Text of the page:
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Data from: Mollusc-shell debris can mitigate the deleterious effects of organic pollution on marine sediments

Citation

Casado-Coy, Nuria; Martinez-Garcia, Elena; Sanchez-Jerez, Pablo; Sanz-Lazaro, Carlos (2017), Data from: Mollusc-shell debris can mitigate the deleterious effects of organic pollution on marine sediments, Dryad, Dataset, https://doi.org/10.5061/dryad.kj51b

Abstract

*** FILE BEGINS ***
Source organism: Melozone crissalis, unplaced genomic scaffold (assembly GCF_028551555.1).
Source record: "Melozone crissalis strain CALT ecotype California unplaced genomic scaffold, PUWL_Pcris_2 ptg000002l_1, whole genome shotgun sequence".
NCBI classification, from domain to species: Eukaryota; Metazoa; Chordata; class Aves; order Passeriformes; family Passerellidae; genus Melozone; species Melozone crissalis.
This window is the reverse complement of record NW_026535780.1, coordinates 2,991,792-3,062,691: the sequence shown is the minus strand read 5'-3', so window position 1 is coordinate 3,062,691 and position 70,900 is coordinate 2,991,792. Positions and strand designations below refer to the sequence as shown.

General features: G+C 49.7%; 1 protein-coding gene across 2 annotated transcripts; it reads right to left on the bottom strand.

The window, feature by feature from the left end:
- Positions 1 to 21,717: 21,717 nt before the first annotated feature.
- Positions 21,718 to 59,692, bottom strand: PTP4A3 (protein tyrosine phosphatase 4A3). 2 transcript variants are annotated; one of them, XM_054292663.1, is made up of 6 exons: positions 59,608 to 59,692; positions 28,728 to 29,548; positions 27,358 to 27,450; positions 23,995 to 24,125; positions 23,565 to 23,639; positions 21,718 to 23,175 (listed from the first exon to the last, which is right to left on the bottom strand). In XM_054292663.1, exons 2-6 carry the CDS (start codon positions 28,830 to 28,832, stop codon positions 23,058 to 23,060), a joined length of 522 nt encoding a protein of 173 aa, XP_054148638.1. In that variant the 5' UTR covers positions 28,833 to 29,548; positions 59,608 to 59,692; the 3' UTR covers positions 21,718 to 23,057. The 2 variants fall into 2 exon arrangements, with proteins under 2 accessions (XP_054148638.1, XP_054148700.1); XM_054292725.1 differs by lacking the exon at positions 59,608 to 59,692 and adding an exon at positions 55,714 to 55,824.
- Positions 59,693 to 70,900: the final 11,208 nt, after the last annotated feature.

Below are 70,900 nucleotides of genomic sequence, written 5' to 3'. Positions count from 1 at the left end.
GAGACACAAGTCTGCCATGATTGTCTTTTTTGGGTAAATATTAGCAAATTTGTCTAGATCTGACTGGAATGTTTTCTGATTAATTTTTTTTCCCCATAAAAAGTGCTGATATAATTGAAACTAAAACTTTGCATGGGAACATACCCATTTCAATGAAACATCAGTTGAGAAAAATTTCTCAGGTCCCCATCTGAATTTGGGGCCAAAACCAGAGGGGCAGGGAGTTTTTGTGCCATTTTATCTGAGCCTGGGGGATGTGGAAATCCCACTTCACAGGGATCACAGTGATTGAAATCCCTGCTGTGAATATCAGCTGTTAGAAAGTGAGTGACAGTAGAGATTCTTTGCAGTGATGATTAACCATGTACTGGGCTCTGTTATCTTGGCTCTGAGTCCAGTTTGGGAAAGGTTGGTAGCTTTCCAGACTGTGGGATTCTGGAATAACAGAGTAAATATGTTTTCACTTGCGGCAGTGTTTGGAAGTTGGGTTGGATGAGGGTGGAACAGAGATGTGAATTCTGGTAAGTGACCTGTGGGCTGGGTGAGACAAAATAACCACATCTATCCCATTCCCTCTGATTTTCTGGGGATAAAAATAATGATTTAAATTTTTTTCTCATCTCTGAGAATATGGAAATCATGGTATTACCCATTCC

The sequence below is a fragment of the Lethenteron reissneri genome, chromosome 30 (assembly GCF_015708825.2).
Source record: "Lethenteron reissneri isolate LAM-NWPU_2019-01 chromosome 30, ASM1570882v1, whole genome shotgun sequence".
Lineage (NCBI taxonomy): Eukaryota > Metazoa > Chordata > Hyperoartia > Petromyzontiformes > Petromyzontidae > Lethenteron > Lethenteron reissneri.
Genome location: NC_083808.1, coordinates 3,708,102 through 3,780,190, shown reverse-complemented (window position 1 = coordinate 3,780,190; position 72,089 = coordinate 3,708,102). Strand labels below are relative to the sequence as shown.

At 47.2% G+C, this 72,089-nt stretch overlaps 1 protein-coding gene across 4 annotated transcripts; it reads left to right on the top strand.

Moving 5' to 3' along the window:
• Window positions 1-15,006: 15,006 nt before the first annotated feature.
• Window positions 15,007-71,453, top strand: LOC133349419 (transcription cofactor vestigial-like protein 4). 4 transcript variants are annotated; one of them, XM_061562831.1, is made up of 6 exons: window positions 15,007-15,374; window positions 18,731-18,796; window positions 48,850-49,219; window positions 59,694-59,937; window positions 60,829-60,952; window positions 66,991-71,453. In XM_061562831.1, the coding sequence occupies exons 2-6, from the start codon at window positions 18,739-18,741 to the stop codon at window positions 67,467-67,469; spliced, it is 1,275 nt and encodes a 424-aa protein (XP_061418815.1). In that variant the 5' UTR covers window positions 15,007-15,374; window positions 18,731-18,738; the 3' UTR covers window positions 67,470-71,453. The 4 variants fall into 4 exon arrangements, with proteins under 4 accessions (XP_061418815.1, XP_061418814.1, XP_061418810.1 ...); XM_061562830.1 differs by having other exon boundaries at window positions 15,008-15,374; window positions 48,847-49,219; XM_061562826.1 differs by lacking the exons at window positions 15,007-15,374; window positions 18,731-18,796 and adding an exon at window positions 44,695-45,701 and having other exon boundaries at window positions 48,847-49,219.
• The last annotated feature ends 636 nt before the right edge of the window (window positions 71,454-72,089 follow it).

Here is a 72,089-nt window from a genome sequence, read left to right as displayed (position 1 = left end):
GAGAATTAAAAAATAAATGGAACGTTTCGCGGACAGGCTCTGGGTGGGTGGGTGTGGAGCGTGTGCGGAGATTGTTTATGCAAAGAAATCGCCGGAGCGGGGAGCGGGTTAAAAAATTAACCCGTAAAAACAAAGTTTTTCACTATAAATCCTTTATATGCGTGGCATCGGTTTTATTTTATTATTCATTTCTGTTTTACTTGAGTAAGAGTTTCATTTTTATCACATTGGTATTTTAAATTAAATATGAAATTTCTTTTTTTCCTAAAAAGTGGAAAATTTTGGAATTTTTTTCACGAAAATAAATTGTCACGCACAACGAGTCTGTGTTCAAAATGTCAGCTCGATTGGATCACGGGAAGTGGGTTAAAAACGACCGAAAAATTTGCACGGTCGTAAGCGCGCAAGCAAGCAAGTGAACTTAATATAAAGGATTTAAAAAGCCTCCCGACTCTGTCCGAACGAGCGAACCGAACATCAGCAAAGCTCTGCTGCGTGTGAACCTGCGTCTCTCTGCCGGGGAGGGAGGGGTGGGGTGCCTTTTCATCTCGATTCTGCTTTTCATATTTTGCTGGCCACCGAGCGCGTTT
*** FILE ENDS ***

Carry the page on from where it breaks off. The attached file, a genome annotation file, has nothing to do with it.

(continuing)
Organic pollution is widespread in coastal areas and can have profound impacts on the seabed. Coastal sediments play an important role at a global scale in the recycling of organic matter, and this process is influenced by the habitat complexity of the sediments, among other factors. Mollusc shells are produced as a waste product from a range of anthropogenic activities, but we demonstrate that they can be used to increase the habitat complexity of sediments. We studied the effect of mussel-shell debris (shell-hash) on the biogeochemical processes of marine sediments affected by organic pollution, using a mesocosm experiment simulating the bioturbation effects of macrofauna. We found that shell-hash improved the ecological status of organically polluted sediments by reducing the accumulation of sulphide from anaerobic metabolic pathways. Additionally, when shell-hash was present in an organically polluted sediment, there was a decrease in ammonium release to the water column, thus preventing the negative ecological consequences of eutrophication. Synthesis and applications. Our study indicates that shell-hash debris can be used as a potential tool to mitigate the effects of organic enrichment on marine sediments. A density of shell-hash debris of 1900 g m−2 in the sediment can diminish toxic by-products (sulphides and ammonium) derived from the stimulation of anaerobic metabolic pathways by organic pollution, at levels that are biologically relevant. The mitigation effect of shell-hash is more pronounced in sediments where macrofauna is not present.

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